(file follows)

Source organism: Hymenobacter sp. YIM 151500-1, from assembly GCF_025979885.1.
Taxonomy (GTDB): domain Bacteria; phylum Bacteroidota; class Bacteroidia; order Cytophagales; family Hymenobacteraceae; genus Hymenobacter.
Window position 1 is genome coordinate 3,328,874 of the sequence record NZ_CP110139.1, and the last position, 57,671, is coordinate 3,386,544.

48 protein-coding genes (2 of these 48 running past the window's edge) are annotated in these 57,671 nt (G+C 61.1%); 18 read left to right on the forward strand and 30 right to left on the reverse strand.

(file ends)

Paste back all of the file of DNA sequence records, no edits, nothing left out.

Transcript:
Source organism: Hymenobacter sp. YIM 151500-1, from assembly GCF_025979885.1.
Taxonomy (GTDB): domain Bacteria; phylum Bacteroidota; class Bacteroidia; order Cytophagales; family Hymenobacteraceae; genus Hymenobacter.
Window position 1 is genome coordinate 3,328,874 of the sequence record NZ_CP110139.1, and the last position, 57,671, is coordinate 3,386,544.

48 protein-coding genes (2 of these 48 running past the window's edge) are annotated in these 57,671 nt (G+C 61.1%); 18 read left to right on the forward strand and 30 right to left on the reverse strand.